Je suis un autre: notes on migration, metamorphosis and self-translation

Alexandra Lopes*

*Corresponding author for this work

Research output: Chapter in Book/Report/Conference proceedingChapterpeer-review


Friedrich Schleiermacher’s conception of translation revolves around one key factor that is often disregarded in discussions of his Abhandlung: the translator as the model of comprehension. Indeed, to translate well, the translator must approach the foreign text neither as a schoolboy nor as a polyglot, for the former lacks the necessary knowledge of language and authorial idiolect and the latter is, due to the proficiency in the language of the other, unable to recognize fully the foreign in the source text. The model of comprehension favored by Schleiermacher is therefore that of the ‘reader who is familiar with the foreign language, and yet that language always remains foreign to him’ (Lefevere, 1992: 152). The translator’s imbalance between the command of the mother tongue and thrust toward what is foreign in the other’s language is, therefore, both the touchstone and guarantor of the preservation of difference that should be akin to all translation. While embedded in a very particular Zeitgeist, Schleiermacher’s assumptions will need to be addressed in light of contemporary issues. This article aims to engage critically with Schleiermacher’s arguments, reflecting on their import to understanding of meanders of self-translation. Taking Schleiermacher’s views on the ideal comprehension model for translation as a starting point, I propose to examine the work of a German-born immigrant writer and translator in Portugal: Ilse Losa (1913-2006). My reflection will focus particularly on one of Losa’s novel Sob Céus Estranhos[Under Strange Skies], which she later translated into German under the title Unter fremden Himmeln. What Losa’s narrative brings to the fore is the complex web of relations between self and language, self and other(s), creativity and defamiliarization, showcasing the often unacknowledged fact that translatedness inhabits the creative gesture.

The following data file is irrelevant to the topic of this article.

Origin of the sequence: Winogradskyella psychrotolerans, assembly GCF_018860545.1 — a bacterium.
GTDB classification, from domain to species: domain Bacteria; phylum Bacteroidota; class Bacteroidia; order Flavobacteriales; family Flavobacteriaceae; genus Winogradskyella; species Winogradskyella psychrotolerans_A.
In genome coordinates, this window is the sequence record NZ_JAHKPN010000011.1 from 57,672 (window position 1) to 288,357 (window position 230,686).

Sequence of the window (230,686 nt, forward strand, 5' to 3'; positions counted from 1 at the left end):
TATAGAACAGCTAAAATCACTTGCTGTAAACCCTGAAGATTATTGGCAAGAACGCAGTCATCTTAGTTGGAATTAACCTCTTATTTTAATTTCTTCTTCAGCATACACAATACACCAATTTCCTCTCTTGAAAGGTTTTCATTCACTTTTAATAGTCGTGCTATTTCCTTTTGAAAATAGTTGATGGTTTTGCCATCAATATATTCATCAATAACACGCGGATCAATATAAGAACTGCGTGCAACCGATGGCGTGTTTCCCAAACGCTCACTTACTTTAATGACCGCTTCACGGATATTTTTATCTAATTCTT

Original languageEnglish
Title of host publicationNew frontiers in translation studies
EditorsTeresa Seruya, José Miranda Justo
PublisherSpringer Science and Business Media Deutschland GmbH
Number of pages12
ISBN (Electronic)9783662479490
ISBN (Print)9783662479483
Publication statusPublished - 2016

Publication series

NameNew Frontiers in Translation Studies
ISSN (Print)2197-8689
ISSN (Electronic)2197-8697


  • German text
  • Grammatical gender
  • Late modernity
  • Migrant literature
  • Spatial presence


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